Sports fans have long been debating over which player is the greatest of all time in his/her respective sport. Agreeing on which stat, set of stats, and/or categories should be included in the argument spurs even more debate. Does winning the “big game” hold the most weight? Is it MVP selections? Is it pure on-field stats? How about the “clutch” factor (Game winning drives / 4th quarter comebacks)?
I set out to try to end this debate once and for all (like that can ever happen). My first order of business was to identify which quarterbacks to include in my data. To do that, I went to Pro Football Reference and found the top passers from each franchise. I capped the list at the top 5 for each franchise. Keep in mind that some players bounced around and were actually on the top 5 list of a couple different franchises. Once I identified the quarterbacks, I gathered their career passing and rushing stats for both the regular season and the playoffs. I also gathered data on things like Super Bowl (SB) appearances, SB Wins, SB MVP, All-Pro selections, Pro Bowl selections, League MVP, etc.
After loading all of the data into Qlik Sense, now I needed to devise my calculation for the Greatest of All-Time (or G.O.A.T. as the kids say). I broke the data into three categories: On-Field Stats, Winning, and Individual Awards. Here is how my formula developed:
For On-Field Stats, I included Pass/Rush Yardage and Touchdowns (TDs). I also took into account longevity so, I divided the totals by the number of games each quarterback:
YDs (Pass/Rush) / 10,000 / games
TDs (Pass/Rush) / 10 / games
Next I identified and weighted each Winning Category:
Wins – Regular Season = 2.5pts / Playoffs = 5 points)
Game Winning Drives (Regular Season 5pts, Playoffs 10pts)
4th Quarter Comebacks (Regular Season 2.5pts, Playoffs 5pts)
SB Appearances = 5pts
SB Wins = 10pts + Total O/D factor (was the team offense or defense heavy)
*O/D Factor – In the year in which the QB won the “Big Game”, I took a look at the offensive and defensive rankings for his team. If the offense ranked higher than the defense I added a point. If the defense outranked the offense, I added no points. The assumption is that if the offense ranked higher, it was because of the QB.
Finally, I identified and weighted individual awards:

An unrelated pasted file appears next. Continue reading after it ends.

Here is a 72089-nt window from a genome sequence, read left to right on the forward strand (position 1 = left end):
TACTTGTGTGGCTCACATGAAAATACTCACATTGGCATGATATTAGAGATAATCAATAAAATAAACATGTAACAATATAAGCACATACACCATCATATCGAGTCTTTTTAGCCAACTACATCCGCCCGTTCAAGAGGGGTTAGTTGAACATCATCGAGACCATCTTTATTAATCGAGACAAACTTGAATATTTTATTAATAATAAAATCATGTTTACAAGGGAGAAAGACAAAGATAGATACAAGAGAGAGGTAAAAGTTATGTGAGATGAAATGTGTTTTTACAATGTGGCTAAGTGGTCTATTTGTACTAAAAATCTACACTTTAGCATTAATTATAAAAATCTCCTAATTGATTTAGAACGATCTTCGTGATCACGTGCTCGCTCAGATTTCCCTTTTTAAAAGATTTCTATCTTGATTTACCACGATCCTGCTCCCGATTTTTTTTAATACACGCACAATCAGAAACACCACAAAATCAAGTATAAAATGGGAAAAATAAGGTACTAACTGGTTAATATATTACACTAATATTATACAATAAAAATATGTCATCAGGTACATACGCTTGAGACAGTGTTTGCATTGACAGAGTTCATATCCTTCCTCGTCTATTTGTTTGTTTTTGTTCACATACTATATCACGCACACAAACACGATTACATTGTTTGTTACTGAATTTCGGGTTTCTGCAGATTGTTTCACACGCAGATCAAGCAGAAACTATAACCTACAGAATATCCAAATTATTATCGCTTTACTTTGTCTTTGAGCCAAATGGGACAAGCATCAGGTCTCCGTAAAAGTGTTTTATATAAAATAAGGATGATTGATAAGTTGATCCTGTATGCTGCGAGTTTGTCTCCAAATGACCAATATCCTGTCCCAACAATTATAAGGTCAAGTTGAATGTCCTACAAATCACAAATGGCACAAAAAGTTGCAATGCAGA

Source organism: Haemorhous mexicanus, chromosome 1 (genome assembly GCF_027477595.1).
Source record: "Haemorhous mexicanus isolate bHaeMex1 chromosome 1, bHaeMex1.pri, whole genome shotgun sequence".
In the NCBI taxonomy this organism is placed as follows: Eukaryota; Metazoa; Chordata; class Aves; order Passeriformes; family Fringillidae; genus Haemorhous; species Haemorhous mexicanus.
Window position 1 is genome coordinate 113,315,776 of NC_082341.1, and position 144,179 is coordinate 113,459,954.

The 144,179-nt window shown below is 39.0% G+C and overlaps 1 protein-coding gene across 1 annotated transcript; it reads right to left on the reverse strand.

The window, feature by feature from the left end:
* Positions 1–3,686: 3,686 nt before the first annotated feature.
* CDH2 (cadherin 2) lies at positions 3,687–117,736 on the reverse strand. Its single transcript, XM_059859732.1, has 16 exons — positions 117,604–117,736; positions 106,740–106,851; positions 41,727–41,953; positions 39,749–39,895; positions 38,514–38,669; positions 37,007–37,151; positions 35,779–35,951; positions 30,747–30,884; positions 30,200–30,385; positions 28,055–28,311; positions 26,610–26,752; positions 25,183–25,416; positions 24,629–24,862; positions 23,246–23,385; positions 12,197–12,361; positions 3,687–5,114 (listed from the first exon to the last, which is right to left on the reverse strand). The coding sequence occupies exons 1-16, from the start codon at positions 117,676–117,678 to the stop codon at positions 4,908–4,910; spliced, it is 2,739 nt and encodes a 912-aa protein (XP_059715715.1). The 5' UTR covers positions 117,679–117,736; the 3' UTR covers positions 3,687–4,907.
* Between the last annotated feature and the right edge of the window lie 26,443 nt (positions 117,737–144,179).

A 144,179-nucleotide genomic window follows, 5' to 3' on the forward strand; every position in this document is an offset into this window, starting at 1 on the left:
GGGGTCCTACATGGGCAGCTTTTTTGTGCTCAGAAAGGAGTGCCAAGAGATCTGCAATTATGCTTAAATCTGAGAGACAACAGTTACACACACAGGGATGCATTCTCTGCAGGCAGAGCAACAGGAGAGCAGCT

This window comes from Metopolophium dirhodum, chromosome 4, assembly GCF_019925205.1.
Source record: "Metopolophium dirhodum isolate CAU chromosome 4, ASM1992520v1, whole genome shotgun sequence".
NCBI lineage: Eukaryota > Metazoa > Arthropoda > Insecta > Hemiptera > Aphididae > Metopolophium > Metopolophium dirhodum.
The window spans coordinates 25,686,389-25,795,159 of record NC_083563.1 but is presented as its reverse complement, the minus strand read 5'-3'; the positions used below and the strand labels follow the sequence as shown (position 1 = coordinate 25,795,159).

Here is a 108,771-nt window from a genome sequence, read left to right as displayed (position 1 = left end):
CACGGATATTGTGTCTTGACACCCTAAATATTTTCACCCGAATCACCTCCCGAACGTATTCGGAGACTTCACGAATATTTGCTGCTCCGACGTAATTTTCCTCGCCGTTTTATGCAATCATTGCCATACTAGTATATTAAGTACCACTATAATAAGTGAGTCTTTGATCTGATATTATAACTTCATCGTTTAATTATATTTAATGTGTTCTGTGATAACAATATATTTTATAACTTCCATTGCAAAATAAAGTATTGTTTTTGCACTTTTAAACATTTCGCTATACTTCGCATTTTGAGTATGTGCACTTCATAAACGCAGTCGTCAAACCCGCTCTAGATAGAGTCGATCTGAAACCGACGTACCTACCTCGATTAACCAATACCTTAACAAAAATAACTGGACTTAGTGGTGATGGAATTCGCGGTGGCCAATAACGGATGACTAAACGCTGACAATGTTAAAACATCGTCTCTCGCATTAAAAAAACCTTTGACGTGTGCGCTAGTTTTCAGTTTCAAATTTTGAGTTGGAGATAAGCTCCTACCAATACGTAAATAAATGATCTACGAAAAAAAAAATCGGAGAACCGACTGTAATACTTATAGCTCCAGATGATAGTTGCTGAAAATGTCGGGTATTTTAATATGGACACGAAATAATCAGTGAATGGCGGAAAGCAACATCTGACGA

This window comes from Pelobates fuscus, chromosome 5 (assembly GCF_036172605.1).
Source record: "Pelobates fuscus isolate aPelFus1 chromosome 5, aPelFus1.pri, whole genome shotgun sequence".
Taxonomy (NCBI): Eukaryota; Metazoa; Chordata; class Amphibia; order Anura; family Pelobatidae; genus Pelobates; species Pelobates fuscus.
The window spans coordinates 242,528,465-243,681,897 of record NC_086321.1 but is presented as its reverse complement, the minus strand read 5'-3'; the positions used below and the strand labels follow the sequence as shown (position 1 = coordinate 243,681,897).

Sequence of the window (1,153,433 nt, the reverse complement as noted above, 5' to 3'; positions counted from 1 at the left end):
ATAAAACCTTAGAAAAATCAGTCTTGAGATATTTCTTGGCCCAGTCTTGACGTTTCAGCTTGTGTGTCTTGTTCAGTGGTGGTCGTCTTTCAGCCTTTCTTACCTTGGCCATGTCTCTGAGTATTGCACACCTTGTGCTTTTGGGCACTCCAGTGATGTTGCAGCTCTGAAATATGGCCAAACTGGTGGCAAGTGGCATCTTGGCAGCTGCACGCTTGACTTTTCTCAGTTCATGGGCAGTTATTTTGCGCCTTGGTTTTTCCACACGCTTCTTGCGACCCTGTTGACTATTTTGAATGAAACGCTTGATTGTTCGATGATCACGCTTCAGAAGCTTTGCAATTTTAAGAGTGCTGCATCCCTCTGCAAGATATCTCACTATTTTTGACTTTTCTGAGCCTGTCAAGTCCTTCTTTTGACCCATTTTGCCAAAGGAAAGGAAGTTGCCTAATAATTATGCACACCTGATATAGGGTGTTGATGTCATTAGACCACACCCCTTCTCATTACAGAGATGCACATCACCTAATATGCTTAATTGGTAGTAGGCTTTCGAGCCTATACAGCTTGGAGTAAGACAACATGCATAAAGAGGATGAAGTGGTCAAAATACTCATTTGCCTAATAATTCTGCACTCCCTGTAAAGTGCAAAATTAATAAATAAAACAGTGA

SB MVP = 15pts
League MVP = 20pts
1st Team All-Pro = 10pts
Pro Bowl = 5pts
When you break down each of the three categories, it is not easy to identify the G.O.A.T. For example:
Peyton Manning is ranked first in yardage (79,980) and TDs (600) with Brett Favre in second and Tom Brady in third.
Peyton Manning has the most overall wins (200) but Tom Brady is tied at the top of the list with (4) SB wins. Manning (58, 47) and Brady (57, 43) are also neck-in-neck with game winning drives and 4th quarter comebacks.
Peyton Manning has accumulated the most Regular Season MVP awards (5), Pro-Bowls (14) and is second to Otto Graham with (7) All-Pro selections. Again, Tom Brady is within striking range. Brady (3) and Joe Montana (3) outclassed Peyton Manning (1) in the SB MVP category.
So who is the Greatest QB of All-Time? Well…..it depends.
If you include all games (Regular Season and playoffs), the G.O.A.T list looks like this:
- Peyton Manning (1244.73)
- Tom Brady (1210.72)
- Brett Favre (1020.20)
- John Elway (956.67)
- Dan Marino (907.70)
If you include only playoffs:
- Tom Brady (448.21)
- Peyton Manning (387.18)
- Joe Montana (362.22)
- John Elway (269.15)
- Brett Favre (255.21)
Right now, I’m going with Peyton Manning but it looks like Tom Brady has a chance in the next year or so to become the G.O.A.T. Here is a link
to the Qlik Sense app I built. Analyze the data and, in the comments section below, let me know which quarterbacks make your Top 5 Greatest QBs of All-Time list.